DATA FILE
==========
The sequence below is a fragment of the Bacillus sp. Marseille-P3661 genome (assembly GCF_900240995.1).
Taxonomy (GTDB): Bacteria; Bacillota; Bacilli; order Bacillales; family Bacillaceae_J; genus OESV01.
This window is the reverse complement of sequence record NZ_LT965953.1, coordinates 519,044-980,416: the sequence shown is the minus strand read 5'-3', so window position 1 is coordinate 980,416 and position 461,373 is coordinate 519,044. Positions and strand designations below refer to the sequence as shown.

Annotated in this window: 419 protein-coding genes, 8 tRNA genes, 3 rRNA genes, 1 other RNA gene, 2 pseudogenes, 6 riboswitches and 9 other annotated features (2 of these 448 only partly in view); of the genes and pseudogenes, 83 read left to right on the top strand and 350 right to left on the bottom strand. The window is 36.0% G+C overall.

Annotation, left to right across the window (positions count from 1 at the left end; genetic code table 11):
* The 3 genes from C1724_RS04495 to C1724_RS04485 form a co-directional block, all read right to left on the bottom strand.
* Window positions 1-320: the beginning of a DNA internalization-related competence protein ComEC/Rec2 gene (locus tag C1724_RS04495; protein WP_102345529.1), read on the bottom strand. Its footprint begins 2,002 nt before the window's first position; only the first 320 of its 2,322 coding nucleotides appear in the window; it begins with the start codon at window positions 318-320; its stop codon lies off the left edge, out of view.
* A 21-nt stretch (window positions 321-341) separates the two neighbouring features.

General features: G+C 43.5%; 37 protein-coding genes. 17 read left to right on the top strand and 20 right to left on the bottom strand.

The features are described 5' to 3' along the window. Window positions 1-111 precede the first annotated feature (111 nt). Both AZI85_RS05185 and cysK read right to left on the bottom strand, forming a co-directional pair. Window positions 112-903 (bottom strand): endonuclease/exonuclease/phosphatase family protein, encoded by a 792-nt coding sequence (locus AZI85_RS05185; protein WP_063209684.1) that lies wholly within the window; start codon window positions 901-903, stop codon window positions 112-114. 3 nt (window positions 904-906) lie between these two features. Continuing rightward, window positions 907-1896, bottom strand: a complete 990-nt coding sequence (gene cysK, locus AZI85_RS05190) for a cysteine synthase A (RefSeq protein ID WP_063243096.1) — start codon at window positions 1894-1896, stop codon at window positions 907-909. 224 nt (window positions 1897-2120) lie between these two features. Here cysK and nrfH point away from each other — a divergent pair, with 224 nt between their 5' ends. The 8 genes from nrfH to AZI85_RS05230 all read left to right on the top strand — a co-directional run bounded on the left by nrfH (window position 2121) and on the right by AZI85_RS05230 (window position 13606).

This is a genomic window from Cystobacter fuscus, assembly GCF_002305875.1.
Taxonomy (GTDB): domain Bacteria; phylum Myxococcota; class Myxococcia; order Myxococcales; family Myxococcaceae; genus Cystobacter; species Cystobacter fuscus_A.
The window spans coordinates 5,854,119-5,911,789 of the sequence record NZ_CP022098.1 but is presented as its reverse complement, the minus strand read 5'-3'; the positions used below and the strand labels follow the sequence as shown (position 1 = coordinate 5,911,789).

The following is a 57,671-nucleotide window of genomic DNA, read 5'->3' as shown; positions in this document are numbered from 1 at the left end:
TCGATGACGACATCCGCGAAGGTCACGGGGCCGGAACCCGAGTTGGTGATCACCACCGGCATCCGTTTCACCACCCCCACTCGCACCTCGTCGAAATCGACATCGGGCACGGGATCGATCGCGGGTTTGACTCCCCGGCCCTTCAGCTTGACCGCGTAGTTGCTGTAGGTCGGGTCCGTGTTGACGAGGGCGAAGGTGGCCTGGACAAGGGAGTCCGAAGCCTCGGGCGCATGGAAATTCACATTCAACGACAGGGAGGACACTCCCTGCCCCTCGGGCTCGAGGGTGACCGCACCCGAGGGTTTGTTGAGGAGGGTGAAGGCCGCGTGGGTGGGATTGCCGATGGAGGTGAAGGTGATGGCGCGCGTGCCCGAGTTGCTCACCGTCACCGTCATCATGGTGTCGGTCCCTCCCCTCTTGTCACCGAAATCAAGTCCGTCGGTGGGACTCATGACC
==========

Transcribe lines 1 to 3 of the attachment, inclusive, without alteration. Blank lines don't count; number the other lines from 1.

The sequence below is a fragment of the Bacillus sp. Marseille-P3661 genome (assembly GCF_900240995.1).
Taxonomy (GTDB): Bacteria; Bacillota; Bacilli; order Bacillales; family Bacillaceae_J; genus OESV01.
This window is the reverse complement of sequence record NZ_LT965953.1, coordinates 519,044-980,416: the sequence shown is the minus strand read 5'-3', so window position 1 is coordinate 980,416 and position 461,373 is coordinate 519,044. Positions and strand designations below refer to the sequence as shown.